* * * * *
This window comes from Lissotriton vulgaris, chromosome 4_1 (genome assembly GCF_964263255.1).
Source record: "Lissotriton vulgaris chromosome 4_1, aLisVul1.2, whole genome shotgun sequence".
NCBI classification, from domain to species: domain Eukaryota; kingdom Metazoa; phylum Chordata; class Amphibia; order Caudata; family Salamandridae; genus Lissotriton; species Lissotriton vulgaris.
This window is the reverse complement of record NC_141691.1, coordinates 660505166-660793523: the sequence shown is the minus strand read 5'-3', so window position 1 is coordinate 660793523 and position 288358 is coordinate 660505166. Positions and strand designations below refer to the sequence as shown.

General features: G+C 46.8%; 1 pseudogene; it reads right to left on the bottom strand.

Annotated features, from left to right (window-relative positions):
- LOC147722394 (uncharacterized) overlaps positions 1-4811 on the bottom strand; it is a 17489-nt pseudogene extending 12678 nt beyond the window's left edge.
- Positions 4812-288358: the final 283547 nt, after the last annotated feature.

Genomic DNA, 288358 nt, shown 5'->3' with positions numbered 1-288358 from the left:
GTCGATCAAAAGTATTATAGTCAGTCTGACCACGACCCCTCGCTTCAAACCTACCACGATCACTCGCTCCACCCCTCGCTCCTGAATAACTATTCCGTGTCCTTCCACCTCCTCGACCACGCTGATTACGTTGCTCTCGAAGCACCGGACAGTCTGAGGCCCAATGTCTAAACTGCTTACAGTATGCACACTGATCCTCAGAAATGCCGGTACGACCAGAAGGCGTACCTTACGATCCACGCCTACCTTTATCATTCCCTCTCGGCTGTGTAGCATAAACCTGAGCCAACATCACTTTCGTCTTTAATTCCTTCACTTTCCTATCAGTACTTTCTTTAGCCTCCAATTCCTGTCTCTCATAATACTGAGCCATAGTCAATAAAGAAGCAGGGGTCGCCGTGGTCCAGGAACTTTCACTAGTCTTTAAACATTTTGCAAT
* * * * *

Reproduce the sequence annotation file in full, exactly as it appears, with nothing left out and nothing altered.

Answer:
This window comes from Lissotriton vulgaris, chromosome 4_1 (genome assembly GCF_964263255.1).
Source record: "Lissotriton vulgaris chromosome 4_1, aLisVul1.2, whole genome shotgun sequence".
NCBI classification, from domain to species: domain Eukaryota; kingdom Metazoa; phylum Chordata; class Amphibia; order Caudata; family Salamandridae; genus Lissotriton; species Lissotriton vulgaris.
This window is the reverse complement of record NC_141691.1, coordinates 660505166-660793523: the sequence shown is the minus strand read 5'-3', so window position 1 is coordinate 660793523 and position 288358 is coordinate 660505166. Positions and strand designations below refer to the sequence as shown.

General features: G+C 46.8%; 1 pseudogene; it reads right to left on the bottom strand.

Annotated features, from left to right (window-relative positions):
- LOC147722394 (uncharacterized) overlaps positions 1-4811 on the bottom strand; it is a 17489-nt pseudogene extending 12678 nt beyond the window's left edge.
- Positions 4812-288358: the final 283547 nt, after the last annotated feature.

Genomic DNA, 288358 nt, shown 5'->3' with positions numbered 1-288358 from the left:
GTCGATCAAAAGTATTATAGTCAGTCTGACCACGACCCCTCGCTTCAAACCTACCACGATCACTCGCTCCACCCCTCGCTCCTGAATAACTATTCCGTGTCCTTCCACCTCCTCGACCACGCTGATTACGTTGCTCTCGAAGCACCGGACAGTCTGAGGCCCAATGTCTAAACTGCTTACAGTATGCACACTGATCCTCAGAAATGCCGGTACGACCAGAAGGCGTACCTTACGATCCACGCCTACCTTTATCATTCCCTCTCGGCTGTGTAGCATAAACCTGAGCCAACATCACTTTCGTCTTTAATTCCTTCACTTTCCTATCAGTACTTTCTTTAGCCTCCAATTCCTGTCTCTCATAATACTGAGCCATAGTCAATAAAGAAGCAGGGGTCGCCGTGGTCCAGGAACTTTCACTAGTCTTTAAACATTTTGCAAT